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Saul Loses the Girl and Gains a Doomed Throne

King and Queen chess pieces sxc hu smallIn recent posts, I’ve been considering biblical variations on the type-scene, “Foreigner at the Well.”[1] Perhaps you are tired of reading about it… you have been reading about it haven’t you?  I’m sorry; is my insecurity showing? Let’s try this again with a little more confidence. Thou shalt read about “Foreigner at the Well” in recent blog posts on this site, for it is leading toward a powerful conclusion in the next post about the life of Jesus.  Maybe I’ll try the Facebook method. I bet you don’t love Jesus enough to read all the posts about “Foreigner at the Well.” And only those who are really sold out for Christ will share this site.

“Foreigner at the Well,” is a general three part story drawn from the daily experiences of biblical era communities and adapted in Scripture to depict the sovereign hand of YHWH at work in the lives of two individuals meant to be together who meet at a well against great odds.

An important aspect of a community’s enjoyment of type-scenes like “Foreigner at the Well,” is the subtle variations given to them at an artist’s discretion, such as Genesis 24’s focus on the use of a proxy, super-religious overtones, and a meaningful depiction of Rebekah’s worth as a hostess. Hospitality was an important virtue in their society.

We also suggested that these scenes could have anti-typical results. Not just a variation but a complete botch on how the scene is supposed to play out. Gary Rendsburg  from Rutgers University has suggested that the anti-climactic use of the “Foreigner at the Well,” scene in I Samuel 9:1ff would strike an ominous tone with the ancient reader. You will have to see if you agree with his take on it, when I’ve done with the telling.

We start the scene with a typical hero’s praise. Saul is the son of a wealthy Benjamite, who is tall dark and handsome… I didn’t even have to use my imagination on this part. I Samuel 9:1-2 says it outright.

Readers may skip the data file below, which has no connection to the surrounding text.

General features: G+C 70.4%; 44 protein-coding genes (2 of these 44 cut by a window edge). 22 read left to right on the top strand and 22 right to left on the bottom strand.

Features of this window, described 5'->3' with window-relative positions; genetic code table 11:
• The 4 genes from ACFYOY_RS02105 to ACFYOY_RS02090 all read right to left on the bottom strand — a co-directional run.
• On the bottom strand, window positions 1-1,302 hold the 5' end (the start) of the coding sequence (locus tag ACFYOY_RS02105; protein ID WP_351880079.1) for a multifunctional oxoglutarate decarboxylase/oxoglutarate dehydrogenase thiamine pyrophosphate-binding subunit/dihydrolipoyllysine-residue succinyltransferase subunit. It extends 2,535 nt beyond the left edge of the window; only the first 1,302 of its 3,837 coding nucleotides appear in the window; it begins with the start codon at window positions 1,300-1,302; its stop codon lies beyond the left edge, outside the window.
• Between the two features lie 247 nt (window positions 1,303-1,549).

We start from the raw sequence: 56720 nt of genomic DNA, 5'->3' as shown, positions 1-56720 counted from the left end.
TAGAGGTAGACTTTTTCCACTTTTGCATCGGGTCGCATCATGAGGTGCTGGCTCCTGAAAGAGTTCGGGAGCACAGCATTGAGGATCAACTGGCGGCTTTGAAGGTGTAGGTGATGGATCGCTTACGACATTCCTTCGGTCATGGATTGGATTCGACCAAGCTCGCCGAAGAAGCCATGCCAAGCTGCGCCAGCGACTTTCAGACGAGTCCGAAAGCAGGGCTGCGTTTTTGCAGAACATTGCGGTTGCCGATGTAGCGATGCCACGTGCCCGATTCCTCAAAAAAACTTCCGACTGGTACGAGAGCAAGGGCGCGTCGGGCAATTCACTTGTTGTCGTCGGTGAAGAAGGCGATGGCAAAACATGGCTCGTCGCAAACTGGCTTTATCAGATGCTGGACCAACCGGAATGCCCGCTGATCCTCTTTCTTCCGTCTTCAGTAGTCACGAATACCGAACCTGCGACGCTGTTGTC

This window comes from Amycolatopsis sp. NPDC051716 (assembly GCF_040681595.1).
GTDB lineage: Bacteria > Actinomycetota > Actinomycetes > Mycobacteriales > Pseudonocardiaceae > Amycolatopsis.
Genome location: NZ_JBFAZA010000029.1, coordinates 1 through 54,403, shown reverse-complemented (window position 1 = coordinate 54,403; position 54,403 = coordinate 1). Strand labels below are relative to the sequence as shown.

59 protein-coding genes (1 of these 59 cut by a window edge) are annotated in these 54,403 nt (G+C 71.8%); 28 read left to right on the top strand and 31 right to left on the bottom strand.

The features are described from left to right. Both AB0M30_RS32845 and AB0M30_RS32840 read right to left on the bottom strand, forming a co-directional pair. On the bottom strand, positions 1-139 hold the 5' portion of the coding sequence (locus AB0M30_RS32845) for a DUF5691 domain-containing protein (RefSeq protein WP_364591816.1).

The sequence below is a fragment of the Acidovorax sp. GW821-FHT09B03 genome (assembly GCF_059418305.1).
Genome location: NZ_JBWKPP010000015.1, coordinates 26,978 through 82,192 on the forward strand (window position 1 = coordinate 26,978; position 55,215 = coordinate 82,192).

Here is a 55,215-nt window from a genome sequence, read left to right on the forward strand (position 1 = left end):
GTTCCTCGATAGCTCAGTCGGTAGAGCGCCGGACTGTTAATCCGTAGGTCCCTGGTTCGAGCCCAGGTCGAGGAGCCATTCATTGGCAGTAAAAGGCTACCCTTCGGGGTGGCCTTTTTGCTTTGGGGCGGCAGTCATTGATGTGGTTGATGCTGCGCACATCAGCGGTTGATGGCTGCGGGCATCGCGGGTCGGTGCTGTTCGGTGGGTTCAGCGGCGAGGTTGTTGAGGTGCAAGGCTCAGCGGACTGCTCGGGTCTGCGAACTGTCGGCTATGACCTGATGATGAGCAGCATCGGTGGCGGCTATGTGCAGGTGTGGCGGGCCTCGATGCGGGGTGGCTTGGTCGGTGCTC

Well, this tall dark and handsome youth goes out on a hunting expedition to find his father’s lost donkeys. He goes to and fro about foreign parts, heading north into Ephraim territory and fails to find them. Saul turns, upon the advice of his servant, to the city of Samuel in hopes of paying the Seer to tell him where the Donkeys are. (I Samuel 9:3-10) We may speculate on his pagan notions about Samuel given his hope of buying a prophetic word.

On the way there, Saul encounters a gaggle of young women coming to draw water. Again, as with the Ruth story, the well is not specifically mentioned, but the event is deliberately included, and takes the time to depict the girls as well-bound, a natural place for visitors to seek out. The encounter is not unimportant to the tale, for these girls are given a speech that in Hebrew truly renders this a gaggle of girls. They are obviously excited and prattle at Saul in a torrent of short burst comments that train off into tangents. (I Samuel 9:11-13)

Whatever hopes the original readers have for such well scenes, this story plays out differently. Saul does not find a wife for himself through which he will spawn a YHWH blessed child who transforms the reality of the readers for the good. The “chance” encounter comes afterward as Saul leaves these women behind and crosses paths with Samuel on his way to bless a community sacrificial meal. He loses the girl and wins a doomed kingdom.

Some have questioned the situation with Saul, whether he was “saved” and lost his “salvation,” or whether, as with Judas, YHWH appointed a defunct figure from the start… perhaps as some sort of punishment for the nation’s request for a king. (I Samuel 8:1ff) As a biblical theologian I don’t like attempts to use Christian theological terms crafted over millennia to describe Old Testament scenarios, but do feel that this episode, interpreted through a lens of “Foreigner at the Well” adds to the litany of failed events in the Saul narratives.

The failure of his kingdom does not begin with his violation of “HEREM” in I Samuel 15:1ff, nor with his foolish oath in I Samuel 14:1ff, nor with his odious offering in I Samuel 13:1ff, and not even with the legal lawsuit prophecy laid against the people for demanding this king in I Samuel 12:1ff, or its shorter twin at the inauguration of Saul in I Samuel 10:17ff, where he hides among the baggage from the call of YHWH. No. The doom of Saul’s kingship begins for him personally in the ominous tones of a failed “Foreigner at the Well” scene in I Samuel 9:1ff when first he makes his appearance with fat pockets, handsome face, and manly stature.

What do you think?

[1] “Wells: The Singles’ Bars of the Ancient Near East,” “I’ll Have One “Foreigner at the Well” with a Twist,” “What’s Good for the Gander is Good for the Goose: “The Foreigner at the Well” in Ruth.”

[2] Media Pic is from sxc.hu

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